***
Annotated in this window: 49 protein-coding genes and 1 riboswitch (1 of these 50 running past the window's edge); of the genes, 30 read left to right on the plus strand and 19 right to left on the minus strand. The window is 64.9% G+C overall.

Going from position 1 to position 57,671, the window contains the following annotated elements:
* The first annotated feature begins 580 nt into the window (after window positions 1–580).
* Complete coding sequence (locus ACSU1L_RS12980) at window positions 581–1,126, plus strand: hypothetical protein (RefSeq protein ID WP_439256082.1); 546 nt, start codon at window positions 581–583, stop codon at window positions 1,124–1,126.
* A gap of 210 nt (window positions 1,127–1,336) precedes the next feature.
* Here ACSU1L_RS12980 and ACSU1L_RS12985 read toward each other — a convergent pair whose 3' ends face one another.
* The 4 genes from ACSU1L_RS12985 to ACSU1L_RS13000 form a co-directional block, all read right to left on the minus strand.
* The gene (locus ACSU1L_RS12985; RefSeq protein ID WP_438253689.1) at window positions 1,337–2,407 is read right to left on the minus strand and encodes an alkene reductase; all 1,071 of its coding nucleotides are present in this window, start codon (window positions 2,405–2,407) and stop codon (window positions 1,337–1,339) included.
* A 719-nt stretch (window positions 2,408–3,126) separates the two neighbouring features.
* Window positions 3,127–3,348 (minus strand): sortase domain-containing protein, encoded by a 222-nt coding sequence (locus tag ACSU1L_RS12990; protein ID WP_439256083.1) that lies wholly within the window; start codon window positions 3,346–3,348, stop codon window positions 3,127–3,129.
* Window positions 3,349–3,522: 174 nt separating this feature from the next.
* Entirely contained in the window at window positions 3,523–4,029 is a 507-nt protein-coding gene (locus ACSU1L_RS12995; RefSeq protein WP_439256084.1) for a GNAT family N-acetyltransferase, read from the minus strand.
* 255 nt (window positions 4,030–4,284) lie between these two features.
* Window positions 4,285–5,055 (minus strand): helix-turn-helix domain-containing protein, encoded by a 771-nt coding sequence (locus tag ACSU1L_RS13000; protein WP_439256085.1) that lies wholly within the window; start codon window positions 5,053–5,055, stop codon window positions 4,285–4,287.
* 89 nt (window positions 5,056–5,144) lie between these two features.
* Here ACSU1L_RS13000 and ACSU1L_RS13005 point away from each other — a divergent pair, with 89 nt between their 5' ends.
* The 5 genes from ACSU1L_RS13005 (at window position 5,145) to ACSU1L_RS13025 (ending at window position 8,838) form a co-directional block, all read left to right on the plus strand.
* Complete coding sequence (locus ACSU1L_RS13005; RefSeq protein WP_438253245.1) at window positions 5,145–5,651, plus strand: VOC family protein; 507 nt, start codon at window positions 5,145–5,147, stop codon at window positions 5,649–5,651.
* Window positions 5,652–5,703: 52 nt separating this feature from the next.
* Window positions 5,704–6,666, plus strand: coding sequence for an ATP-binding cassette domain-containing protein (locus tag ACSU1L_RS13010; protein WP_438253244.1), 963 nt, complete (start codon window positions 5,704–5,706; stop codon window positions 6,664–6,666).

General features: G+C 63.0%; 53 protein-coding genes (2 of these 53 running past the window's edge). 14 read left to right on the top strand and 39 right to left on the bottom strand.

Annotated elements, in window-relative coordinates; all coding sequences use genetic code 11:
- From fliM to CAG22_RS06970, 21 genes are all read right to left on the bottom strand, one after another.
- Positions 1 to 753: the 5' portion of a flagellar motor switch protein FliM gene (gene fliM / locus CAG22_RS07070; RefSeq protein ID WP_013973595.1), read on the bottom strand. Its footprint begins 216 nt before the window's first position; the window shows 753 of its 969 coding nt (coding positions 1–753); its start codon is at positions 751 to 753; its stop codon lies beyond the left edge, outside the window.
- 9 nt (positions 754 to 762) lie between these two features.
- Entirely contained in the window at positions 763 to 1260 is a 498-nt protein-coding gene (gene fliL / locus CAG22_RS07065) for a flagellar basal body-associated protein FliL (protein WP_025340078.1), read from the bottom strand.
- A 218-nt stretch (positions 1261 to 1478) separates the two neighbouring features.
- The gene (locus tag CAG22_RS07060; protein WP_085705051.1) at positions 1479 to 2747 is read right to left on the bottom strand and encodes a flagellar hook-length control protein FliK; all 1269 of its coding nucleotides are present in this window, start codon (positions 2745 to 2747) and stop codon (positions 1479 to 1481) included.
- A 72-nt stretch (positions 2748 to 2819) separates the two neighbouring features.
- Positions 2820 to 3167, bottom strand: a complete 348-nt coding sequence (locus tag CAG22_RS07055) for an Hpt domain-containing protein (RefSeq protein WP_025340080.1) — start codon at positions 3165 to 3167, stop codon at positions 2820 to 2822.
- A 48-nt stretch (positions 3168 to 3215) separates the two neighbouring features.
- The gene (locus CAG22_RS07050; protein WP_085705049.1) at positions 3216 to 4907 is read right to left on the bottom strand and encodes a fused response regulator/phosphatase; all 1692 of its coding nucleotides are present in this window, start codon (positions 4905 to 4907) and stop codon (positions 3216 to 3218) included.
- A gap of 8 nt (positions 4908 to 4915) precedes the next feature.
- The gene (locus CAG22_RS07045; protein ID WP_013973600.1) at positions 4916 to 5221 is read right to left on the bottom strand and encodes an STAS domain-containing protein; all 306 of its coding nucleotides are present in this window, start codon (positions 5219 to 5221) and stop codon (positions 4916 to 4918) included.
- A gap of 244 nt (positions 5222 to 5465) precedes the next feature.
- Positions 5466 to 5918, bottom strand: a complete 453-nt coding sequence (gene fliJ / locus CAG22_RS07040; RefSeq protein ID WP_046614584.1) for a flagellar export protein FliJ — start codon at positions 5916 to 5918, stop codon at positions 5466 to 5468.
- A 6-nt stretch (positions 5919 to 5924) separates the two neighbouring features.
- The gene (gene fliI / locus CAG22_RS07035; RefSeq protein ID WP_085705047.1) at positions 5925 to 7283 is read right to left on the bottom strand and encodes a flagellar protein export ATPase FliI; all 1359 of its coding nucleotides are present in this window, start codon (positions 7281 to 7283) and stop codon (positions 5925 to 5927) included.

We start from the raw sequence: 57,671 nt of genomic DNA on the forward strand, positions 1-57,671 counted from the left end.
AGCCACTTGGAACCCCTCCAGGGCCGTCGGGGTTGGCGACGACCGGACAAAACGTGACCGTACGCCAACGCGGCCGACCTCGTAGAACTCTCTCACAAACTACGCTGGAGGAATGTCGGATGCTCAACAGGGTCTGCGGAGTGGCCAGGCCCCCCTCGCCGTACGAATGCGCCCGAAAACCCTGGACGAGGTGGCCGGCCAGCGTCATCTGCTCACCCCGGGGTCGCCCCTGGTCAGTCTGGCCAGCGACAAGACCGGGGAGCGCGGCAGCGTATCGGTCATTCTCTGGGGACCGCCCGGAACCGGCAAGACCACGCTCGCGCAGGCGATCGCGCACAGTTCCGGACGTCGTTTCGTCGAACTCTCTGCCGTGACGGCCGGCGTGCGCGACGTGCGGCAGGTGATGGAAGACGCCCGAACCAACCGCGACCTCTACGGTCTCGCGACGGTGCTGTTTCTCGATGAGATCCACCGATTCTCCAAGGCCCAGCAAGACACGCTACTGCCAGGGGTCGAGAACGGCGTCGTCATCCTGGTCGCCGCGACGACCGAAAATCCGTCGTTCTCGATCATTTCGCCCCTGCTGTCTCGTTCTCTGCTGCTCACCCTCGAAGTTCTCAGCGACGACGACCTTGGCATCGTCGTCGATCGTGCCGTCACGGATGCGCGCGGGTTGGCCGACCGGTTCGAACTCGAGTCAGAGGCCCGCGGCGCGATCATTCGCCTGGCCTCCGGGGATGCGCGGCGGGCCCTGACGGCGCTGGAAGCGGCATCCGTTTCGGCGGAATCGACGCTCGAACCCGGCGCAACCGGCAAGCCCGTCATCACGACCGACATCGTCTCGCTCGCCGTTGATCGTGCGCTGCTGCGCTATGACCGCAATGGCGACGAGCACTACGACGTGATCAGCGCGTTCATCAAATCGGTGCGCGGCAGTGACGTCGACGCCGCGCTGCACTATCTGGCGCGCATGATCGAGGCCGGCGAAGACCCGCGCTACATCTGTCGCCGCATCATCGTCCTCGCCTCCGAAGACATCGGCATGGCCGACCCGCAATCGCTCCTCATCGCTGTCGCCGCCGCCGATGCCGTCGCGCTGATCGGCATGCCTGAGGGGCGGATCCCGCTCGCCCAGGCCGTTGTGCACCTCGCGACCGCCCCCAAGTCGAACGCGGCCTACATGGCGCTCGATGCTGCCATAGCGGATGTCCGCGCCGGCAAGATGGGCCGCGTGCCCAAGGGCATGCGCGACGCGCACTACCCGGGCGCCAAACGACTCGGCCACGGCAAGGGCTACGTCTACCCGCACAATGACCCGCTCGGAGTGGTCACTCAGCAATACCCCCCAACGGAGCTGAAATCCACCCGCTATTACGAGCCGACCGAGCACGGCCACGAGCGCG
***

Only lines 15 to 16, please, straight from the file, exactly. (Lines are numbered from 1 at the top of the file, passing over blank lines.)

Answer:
* 89 nt (window positions 5,056–5,144) lie between these two features.
* Here ACSU1L_RS13000 and ACSU1L_RS13005 point away from each other — a divergent pair, with 89 nt between their 5' ends.